Meditation is the process of relaxing your body and training your mind to stay in the present moment. In short, mediation is the process of soothing your mind and body. While the most common association with meditation is someone sitting cross-legged on the floor and breathing with their eyes closed, meditation comes in a variety of forms.
Breath awareness is the most common meditative practice. This practice encourages awareness of breath and mindfulness—the only guideline is to focus on your breath. To do this practice, start by getting comfortable. You may be sitting in a chair, sitting cross-legged, or lying down. The goal is to be in a position that you can stay in for at least five minutes with little discomfort. Once you are comfortable, close your eyes and began breathing in and out through your nose. Focus on your breath. You may notice your thoughts start to wander to to-do lists, stressors, or daily events. If this happens, simply redirect your attention back to your breath. If may be helpful to focus on your breath by repeating the words “in and out” as you breathe or to pay attention to how the air feels coming in and out of your body.
It is recommended that those practicing breath awareness start with five minutes a day and increase the length of time from there. It is often helpful to set an alarm for five minutes so you can stay invested in the practice without the need to check the time.
Progressive relaxation is a meditation practice that is particularly effective for promoting sleep and easing bodily tension. To start progressive relaxation, it’s recommended to lie down (you can do this before bed!). From there, close your eyes and start at your toes. Imagine a wave washing over your toes, then your feet, and up towards your ankles. Progressively work your way up your body, imaging waves washing over each part of you until the waves wash over the top of your head. While doing this visualization, breathe deeply and relax each part of your body as the wave washes over it.
This practice can last as long as you need—or until you fall asleep.
A mantra is a word without any set meaning—in meditation, the word om is often used. An affirmation is a phrase intended to reinforce positive traits or to promote growth. For this meditation, pick either a mantra or an affirmation to focus on. Once you have chosen your word or phrase, get into a comfortable seated position and close your eyes. Breathe deeply and repeat the word or phrase, either aloud or in your head. By focusing on the word or phrase, you train your mind to not wander and reinforce what you are repeating.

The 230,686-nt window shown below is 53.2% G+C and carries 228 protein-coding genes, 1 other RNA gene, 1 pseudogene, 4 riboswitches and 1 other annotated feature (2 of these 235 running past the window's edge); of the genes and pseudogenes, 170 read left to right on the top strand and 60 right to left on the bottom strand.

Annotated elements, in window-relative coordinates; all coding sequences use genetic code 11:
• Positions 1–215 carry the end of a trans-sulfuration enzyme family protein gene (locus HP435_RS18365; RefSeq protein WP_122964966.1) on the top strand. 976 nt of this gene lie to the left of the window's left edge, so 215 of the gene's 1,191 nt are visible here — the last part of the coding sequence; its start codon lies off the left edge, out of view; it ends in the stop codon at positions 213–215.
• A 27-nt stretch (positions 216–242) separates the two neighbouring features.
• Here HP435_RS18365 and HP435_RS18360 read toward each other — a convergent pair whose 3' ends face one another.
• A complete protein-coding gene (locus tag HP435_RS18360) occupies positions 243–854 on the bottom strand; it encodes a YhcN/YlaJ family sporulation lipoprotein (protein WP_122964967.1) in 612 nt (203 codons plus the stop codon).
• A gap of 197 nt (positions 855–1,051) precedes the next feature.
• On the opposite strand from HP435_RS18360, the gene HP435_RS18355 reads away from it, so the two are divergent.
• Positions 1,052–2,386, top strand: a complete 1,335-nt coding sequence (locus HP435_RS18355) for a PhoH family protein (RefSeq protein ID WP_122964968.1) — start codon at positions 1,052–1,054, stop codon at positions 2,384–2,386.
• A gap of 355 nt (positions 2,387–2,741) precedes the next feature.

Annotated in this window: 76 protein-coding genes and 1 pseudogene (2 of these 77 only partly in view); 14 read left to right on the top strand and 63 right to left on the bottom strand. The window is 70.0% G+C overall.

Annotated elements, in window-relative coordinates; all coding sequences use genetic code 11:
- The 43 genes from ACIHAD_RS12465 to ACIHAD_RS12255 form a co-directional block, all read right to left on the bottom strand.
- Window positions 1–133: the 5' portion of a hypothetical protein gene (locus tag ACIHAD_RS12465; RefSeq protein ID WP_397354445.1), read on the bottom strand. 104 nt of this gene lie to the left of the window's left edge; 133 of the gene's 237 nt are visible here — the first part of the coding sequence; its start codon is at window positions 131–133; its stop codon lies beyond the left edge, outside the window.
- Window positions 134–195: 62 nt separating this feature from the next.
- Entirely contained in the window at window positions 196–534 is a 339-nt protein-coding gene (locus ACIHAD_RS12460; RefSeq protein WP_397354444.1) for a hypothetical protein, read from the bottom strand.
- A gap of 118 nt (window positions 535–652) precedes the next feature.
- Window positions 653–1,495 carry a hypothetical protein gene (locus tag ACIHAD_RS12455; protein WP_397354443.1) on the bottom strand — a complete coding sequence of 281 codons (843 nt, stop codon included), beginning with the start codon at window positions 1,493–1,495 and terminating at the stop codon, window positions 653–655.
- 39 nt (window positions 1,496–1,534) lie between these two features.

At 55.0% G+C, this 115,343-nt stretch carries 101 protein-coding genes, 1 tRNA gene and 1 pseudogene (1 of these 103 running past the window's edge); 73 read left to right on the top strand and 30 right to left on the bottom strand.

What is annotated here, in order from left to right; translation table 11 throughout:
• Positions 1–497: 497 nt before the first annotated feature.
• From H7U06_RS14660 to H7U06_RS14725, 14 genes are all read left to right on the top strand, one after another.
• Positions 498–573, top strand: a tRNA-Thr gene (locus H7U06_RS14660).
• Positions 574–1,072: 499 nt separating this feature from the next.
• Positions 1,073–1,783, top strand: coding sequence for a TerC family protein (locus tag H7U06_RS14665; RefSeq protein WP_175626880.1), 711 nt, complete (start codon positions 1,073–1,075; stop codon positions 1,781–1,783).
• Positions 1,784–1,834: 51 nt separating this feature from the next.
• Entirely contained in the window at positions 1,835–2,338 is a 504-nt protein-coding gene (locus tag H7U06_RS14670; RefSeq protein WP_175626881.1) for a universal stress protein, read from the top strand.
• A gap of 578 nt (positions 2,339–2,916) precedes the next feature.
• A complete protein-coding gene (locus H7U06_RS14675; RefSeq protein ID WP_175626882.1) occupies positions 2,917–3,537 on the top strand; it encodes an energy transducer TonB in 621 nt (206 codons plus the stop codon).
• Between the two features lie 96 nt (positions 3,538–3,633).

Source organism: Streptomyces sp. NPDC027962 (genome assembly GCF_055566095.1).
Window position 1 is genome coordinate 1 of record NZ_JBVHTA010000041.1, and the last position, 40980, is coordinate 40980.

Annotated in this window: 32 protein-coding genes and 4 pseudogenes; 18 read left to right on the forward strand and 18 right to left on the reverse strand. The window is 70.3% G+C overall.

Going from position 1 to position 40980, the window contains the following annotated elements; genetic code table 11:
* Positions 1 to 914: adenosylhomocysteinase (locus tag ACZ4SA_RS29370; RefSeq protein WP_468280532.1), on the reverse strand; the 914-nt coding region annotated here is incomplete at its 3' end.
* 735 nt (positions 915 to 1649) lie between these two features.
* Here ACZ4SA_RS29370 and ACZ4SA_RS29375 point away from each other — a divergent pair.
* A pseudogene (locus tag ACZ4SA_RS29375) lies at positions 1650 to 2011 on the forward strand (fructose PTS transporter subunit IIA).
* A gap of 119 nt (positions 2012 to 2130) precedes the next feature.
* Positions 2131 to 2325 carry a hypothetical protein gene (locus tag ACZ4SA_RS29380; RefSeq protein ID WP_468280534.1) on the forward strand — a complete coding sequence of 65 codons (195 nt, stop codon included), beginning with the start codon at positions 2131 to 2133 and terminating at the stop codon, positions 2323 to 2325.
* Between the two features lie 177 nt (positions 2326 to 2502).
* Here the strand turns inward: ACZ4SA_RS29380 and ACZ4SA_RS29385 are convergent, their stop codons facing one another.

This practice can be done anywhere and is often helpful during stressful times with family or work. If you are uncomfortable closing your eyes in public, you can simply repeat your word or affirmation to yourself in your head until you experience stress or anxiety relief.
Loving-kindness meditation is intended to promote peaceful relationships and a sense of contentment. While there are a few different versions of loving-kindness meditation, we suggest starting simple. Think of three people: someone you love, someone you are neutral towards, and someone you are struggling with. From there, close your eyes and focus on the person you love. Imagine that person and repeat the following sentence (or a variation of it that suits you) in your head, “May you be safe, may you be healthy, may you be happy.” Repeat this sentence several times while focusing on your loved one. From there, do the same with the person you feel neutral towards. Eventually, imagine someone you are struggling with or not getting along with and repeat the meditative phrase while imagining them.
By wishing for the health and happiness of all beings around you, you can calm internal judgments and ease negative reactions to individuals. This meditation can be particularly helpful during relationship troubles or stressful interactions with others. It will ease your mind, promote a sense of community, and lower reactivity.
Meditation is known for its positive effects, including reduced stress and more peaceful sleep. In the 1970s, Harvard researchers coined the term, “relaxation response.” This response followed meditation and reduced activity in the sympathetic nervous system, promoting ease and wellbeing. This response was able to turn off an individual’s fight or flight response and engage their parasympathetic nervous system instead. This activation of the parasympathetic nervous system has numerous benefits, including:
If sitting alone in silence and meditating is not for you, that’s okay! The rise of technology brought mediation apps intended to help individuals who need a little extra support on their meditation journey.
Headspace’s mission is to improve the health and happiness of the world and with millions of users, they are well on their way. Headspace offers quality guided meditations for a variety of concerns and is user-friendly. With hundreds of guided meditations ranging in length, individuals can easily find a guided meditation to fit into their day.
10% Happier is meditation for “fidgety skeptics.” 10% Happier offers video courses about meditation along with a variety of guided meditations. In addition to offering new content every week, 10% Happier is designed to be easy to use and easy to apply.
The Breathing App is designed to use the breath to decrease anxiety and promote calm. This app allows you to set a timer for how long you want to work on your breathing and what ratio you want to breathe at. After choosing how long you want to breathe and how long you want each breath to be, you start the session. Calming music plays and you watch a white ball inflate as you breathe in and deflate as you breathe out. By calming and lengthening the breath, blood pressure and cortisol levels decrease and are replaced by a feeling of calm and relaxation.
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